The holiday season is finally upon, which means it’s time to rejoice, eat, spend time …
Did you know that the earliest archaeological evidence of wine production date back from 6000 BC? Ever since, wine has been an important part of celebrations, religious rituals and social gatherings all over the world. The first half of the 20th century has seen the beginnings of popularity of the wine and food pairing. Escoffier, a French cook, restaurateur and culinary writer was the first to suggest in 1928 that red meat and burgundy should be paired, following by the legendary Micheline Guide and its recommendation for the wine and food matching in general. As someone loves wine for its matching with food, others enjoy this ancient drink for its health benefits. When it comes to healthy diet, red and white wine are the ancient rivals for the throne. Who is the winner?
The Basic Nutrition Facts
Red and white wine are neck in neck in terms of calories, calcium, magnesium and carbohydrates. However, red wine has less natural sugar and more iron. Additionally, red wine wins in the battle for phosphorous with 3.4%, while white wine has only 2.6% of this mineral. The similar situation is with potassium, as well. The absolute winner when it comes to lutein and zeaxanthin, carotenoids responsible for eye health is red wine as it contains 7mg of the carotenoids in one glass, while white wine has none.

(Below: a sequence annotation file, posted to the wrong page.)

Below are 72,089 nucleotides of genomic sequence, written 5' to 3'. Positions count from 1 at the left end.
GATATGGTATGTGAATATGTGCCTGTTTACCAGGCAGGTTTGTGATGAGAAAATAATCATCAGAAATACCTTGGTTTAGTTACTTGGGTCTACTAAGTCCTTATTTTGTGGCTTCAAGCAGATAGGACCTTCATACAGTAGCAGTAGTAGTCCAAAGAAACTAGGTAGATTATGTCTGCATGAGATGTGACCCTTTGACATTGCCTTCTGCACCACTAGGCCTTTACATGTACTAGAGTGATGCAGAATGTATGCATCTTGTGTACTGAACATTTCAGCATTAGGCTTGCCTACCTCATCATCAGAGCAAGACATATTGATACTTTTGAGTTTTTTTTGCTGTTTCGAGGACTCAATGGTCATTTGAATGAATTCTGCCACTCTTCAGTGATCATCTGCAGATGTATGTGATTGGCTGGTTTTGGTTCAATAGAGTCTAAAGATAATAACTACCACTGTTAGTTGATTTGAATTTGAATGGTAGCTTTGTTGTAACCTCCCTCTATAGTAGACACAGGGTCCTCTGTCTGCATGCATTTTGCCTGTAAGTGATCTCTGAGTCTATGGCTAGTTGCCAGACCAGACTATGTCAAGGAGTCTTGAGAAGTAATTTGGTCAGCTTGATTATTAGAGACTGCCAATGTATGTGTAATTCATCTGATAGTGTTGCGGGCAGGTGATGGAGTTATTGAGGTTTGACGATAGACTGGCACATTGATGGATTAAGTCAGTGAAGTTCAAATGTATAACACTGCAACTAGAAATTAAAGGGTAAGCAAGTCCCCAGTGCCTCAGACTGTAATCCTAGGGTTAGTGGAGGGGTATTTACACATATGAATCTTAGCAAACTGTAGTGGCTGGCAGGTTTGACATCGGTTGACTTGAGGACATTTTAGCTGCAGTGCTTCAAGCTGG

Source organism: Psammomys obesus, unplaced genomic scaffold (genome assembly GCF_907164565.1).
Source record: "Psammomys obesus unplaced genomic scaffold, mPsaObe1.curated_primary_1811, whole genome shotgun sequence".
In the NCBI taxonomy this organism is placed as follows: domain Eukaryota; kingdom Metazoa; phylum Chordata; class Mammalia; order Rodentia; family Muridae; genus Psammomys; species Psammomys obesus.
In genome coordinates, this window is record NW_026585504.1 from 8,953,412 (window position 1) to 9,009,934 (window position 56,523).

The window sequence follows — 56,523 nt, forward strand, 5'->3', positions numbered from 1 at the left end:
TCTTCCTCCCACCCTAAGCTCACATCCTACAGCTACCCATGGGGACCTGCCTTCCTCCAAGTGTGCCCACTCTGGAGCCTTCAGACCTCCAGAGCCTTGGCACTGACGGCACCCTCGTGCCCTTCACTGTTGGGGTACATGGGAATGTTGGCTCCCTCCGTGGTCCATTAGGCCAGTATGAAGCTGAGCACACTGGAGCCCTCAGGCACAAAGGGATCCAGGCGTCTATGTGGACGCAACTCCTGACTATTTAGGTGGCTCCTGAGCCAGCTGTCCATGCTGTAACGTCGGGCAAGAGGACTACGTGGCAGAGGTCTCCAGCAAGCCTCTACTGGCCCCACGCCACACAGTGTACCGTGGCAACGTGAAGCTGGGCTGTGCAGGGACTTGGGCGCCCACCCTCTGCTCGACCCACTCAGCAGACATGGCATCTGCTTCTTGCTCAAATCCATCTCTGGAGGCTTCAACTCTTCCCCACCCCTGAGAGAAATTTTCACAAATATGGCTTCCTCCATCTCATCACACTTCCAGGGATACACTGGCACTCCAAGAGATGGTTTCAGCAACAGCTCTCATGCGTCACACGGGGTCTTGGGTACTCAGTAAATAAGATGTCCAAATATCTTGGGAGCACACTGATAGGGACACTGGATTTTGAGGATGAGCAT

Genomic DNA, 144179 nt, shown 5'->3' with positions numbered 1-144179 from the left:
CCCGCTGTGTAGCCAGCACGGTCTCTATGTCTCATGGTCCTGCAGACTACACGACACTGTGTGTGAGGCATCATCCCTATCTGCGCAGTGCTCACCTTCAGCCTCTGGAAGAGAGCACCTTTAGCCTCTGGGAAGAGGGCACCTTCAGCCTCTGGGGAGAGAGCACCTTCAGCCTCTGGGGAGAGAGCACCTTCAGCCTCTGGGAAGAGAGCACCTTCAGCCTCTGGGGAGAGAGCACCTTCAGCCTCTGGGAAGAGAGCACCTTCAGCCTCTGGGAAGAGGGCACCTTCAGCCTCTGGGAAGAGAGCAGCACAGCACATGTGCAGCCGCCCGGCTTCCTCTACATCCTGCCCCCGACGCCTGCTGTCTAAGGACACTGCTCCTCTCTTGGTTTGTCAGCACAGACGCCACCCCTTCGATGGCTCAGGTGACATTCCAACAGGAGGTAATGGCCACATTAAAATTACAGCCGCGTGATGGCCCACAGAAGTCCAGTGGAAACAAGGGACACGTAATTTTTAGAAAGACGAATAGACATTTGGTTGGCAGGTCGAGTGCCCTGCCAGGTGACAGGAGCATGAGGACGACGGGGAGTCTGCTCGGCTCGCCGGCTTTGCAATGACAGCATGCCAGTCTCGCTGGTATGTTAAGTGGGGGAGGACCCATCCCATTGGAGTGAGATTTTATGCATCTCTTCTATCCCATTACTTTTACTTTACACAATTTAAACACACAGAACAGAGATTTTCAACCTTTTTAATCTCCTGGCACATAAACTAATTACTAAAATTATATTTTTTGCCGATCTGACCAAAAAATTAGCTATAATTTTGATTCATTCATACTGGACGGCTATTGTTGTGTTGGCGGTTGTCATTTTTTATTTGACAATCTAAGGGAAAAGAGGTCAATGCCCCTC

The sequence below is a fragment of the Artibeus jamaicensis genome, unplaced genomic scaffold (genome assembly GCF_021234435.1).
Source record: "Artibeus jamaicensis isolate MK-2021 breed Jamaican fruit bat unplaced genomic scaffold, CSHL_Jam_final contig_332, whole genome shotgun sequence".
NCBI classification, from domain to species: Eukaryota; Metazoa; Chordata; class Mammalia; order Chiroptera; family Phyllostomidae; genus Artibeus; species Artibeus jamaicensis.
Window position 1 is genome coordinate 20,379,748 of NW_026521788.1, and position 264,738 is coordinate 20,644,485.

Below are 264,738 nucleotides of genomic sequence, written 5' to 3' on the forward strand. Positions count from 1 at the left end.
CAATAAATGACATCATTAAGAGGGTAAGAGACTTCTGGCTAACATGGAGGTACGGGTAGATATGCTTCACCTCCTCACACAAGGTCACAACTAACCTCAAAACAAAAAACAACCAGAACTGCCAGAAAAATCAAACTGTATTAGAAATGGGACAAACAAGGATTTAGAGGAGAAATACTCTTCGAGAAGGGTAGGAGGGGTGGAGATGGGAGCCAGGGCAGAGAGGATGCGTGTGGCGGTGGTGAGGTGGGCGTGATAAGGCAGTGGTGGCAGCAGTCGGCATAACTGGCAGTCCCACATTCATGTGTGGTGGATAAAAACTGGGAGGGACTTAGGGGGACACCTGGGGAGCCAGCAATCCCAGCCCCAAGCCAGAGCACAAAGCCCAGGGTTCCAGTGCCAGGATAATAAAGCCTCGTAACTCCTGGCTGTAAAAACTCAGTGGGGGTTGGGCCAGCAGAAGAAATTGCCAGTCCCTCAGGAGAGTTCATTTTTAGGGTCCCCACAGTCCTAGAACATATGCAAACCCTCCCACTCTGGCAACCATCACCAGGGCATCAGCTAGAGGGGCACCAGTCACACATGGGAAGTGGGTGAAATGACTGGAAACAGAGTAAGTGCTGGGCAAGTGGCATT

Until 2006, it was believed that only red wine is beneficial against heart disease. Red wine is made with both the skin and the pulp of grapes, while white is made only with the pulp. The grape skins contain anthocyanins, which can help you fight heart problems. Anthocyanins belong to the type of antioxidants called polyphenols. However, a study from 2006 confirmed that white wine is rich in other polyphenols, even though it does not contain anthocyanins. Finally, white wine lovers can rejoice!
Histamine is a substance which plays a key role in wine intolerance. According to a recent study, red wine contains significantly greater number of histamine compared to white wine. One of the main symptoms of wine allergy include shortness of breath, chest pain, trouble breathing, wheezing, sneezing diarrhoea and stomach pain.
The research has confirmed the positive correlation between lung function and the wine intake. When red and white wine were compared separately, it was concluded that moderate drinking of white, rather than red wine is associated with better lung function. On the other hand, high-alcohol consumption was proved to have devastating effect on the obstructive airway.
First of all, the risk of cardiovascular diseases may be reduced in patients who moderately drink alcohol. Moderate amounts of alcohol raise the levels of good cholesterol, which protects against heart disease. In addition, type 2 diabetes is less likely to occur in persons who drink moderately than in non-drinkers. Moderation includes how much wine you drink and how you drink it. Women should not have more than one drink per day, while men should limit the wine intake to one to two drinks a day.
You should divide the amount of alcohol during the week. You can have more than five drinks during one day, for example during a night out and this week total may be the same as drinking one glass of wine at four days in a week, but the health risk is higher in the first case. So, the next time you go for either red and white wine specials, drink them moderately since you now know what moderation is.
To sum up, both red and wine are good for our health. They play different parts in maintaining our overall health. We can conclude that, in the end, it boils down to personal preference.